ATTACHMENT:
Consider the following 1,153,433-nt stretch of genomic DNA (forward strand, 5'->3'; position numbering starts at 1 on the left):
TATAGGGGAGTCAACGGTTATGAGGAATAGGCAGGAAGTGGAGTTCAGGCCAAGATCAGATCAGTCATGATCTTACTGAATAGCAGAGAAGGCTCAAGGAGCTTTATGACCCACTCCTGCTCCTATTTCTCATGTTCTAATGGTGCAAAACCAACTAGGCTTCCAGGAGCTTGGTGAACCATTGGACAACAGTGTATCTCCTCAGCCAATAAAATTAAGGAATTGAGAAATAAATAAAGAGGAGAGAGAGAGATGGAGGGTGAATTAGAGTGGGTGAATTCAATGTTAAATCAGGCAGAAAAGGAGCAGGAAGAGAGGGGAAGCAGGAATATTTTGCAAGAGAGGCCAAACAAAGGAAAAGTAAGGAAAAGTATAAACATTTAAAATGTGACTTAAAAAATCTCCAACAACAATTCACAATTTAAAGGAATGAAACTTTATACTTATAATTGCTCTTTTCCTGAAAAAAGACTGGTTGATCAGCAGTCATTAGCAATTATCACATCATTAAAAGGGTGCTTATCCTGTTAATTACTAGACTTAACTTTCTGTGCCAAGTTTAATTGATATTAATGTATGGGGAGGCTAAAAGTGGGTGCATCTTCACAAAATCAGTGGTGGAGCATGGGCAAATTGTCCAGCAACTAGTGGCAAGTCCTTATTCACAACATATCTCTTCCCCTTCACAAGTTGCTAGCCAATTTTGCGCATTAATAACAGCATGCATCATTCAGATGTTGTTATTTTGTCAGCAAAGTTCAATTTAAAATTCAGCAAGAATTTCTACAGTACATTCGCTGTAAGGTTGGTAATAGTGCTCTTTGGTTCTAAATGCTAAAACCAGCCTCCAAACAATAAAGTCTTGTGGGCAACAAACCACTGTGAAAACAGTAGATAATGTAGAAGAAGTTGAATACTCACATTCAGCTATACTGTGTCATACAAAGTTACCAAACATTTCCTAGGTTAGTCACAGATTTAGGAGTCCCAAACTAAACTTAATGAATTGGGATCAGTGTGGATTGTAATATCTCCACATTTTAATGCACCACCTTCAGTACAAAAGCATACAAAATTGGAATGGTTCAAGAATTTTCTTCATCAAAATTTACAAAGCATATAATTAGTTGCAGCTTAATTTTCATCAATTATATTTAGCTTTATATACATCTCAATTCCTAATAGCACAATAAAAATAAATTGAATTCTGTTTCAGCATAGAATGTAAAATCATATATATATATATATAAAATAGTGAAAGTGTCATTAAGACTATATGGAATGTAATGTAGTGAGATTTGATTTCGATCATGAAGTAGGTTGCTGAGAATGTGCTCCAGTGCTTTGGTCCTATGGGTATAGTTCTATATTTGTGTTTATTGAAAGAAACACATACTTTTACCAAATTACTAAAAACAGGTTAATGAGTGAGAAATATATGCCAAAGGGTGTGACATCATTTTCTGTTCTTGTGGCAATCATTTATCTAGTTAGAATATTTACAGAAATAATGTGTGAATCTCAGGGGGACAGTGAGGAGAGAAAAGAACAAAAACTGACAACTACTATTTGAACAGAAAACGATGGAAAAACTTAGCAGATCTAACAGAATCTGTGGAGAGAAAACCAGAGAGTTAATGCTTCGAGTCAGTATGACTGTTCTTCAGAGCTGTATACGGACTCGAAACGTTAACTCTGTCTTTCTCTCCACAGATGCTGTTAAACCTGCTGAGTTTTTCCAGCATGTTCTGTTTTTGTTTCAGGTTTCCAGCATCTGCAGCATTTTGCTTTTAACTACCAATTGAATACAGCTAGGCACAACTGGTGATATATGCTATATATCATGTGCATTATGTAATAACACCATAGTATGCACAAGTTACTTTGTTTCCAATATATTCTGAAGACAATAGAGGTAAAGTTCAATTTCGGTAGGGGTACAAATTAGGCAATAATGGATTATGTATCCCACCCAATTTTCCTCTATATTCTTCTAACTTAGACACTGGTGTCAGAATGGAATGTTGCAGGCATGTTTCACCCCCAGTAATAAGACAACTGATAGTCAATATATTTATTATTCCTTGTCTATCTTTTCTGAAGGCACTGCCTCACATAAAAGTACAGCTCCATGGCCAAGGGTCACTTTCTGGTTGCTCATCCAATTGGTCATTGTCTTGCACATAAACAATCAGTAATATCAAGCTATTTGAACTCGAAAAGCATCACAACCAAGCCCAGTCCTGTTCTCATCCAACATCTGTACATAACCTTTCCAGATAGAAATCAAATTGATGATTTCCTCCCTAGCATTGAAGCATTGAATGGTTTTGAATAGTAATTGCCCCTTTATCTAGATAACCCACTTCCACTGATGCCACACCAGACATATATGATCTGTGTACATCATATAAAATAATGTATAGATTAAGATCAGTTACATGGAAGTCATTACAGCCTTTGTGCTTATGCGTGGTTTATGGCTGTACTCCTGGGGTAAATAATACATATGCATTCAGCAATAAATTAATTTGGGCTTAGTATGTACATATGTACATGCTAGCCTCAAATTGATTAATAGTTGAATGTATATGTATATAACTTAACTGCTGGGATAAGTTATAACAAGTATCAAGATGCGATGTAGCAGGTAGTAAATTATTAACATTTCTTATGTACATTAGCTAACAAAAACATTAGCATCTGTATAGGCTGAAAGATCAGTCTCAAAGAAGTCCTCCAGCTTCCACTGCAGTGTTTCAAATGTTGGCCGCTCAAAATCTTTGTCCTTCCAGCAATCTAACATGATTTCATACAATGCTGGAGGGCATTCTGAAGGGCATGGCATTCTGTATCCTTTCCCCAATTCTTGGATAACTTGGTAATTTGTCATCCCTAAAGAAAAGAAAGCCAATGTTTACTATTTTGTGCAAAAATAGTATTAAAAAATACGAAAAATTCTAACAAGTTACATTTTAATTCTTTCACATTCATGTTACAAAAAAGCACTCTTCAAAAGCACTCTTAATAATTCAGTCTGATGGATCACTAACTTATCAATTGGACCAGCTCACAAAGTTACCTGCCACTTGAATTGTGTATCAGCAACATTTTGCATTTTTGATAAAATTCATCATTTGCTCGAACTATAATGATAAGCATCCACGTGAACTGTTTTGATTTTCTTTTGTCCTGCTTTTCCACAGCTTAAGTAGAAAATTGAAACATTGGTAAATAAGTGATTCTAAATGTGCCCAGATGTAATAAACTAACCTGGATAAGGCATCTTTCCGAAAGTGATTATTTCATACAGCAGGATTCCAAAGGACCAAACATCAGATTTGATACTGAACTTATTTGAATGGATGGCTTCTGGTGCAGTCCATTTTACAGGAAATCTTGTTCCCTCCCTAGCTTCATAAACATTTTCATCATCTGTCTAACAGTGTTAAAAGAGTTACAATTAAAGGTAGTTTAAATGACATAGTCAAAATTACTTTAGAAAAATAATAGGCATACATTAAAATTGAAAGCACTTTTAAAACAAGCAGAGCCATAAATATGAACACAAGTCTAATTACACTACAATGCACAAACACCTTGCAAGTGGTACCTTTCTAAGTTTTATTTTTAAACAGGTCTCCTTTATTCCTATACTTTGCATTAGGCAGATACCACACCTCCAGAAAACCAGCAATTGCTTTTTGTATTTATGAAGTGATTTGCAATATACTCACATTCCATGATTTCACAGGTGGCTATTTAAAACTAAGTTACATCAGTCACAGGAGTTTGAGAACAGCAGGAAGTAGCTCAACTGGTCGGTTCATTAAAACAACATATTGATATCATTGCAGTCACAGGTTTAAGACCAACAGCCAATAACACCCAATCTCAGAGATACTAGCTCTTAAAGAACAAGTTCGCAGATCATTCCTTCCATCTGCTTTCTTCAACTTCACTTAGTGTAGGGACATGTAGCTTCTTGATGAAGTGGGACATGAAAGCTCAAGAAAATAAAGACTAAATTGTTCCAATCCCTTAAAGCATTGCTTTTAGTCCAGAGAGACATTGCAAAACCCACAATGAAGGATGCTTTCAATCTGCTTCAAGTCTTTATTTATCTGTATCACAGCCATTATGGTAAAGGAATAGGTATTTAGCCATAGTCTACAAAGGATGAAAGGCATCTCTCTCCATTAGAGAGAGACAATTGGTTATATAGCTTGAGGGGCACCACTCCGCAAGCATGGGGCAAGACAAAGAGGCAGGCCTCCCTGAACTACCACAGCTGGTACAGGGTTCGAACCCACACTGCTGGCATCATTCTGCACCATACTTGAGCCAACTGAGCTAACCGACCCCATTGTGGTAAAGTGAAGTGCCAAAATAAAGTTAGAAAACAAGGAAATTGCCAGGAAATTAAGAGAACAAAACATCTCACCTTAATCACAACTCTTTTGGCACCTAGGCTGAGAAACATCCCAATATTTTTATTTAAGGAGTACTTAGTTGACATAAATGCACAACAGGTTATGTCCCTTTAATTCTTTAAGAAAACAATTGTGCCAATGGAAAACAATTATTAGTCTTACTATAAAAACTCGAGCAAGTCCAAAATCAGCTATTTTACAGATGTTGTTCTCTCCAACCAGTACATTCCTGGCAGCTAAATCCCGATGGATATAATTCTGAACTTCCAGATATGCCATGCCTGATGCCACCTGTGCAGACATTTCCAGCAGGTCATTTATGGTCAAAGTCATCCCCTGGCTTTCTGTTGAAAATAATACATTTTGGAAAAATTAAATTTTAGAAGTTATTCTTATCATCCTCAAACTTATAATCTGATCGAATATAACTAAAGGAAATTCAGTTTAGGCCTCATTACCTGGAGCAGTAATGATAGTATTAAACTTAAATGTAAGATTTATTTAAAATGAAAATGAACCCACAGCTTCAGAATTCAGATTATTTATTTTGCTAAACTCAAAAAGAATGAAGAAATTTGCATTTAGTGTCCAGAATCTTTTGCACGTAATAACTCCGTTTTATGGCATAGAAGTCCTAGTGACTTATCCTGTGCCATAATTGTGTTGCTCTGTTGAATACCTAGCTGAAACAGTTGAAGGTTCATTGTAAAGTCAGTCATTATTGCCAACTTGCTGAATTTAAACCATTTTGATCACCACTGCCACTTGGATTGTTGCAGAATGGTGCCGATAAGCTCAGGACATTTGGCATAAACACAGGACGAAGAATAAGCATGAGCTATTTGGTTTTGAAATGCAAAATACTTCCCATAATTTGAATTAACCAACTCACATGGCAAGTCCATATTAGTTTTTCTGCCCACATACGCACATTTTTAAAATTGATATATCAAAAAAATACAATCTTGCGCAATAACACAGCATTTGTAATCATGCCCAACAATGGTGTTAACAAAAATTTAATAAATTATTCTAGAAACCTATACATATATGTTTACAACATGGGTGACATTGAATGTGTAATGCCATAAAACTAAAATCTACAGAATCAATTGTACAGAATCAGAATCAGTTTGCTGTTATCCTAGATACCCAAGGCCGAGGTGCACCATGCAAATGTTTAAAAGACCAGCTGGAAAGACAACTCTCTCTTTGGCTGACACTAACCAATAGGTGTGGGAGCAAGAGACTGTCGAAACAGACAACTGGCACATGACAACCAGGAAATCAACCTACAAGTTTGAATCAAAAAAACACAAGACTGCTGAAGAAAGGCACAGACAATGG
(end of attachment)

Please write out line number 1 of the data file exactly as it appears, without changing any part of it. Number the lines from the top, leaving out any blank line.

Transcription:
Consider the following 1,153,433-nt stretch of genomic DNA (forward strand, 5'->3'; position numbering starts at 1 on the left):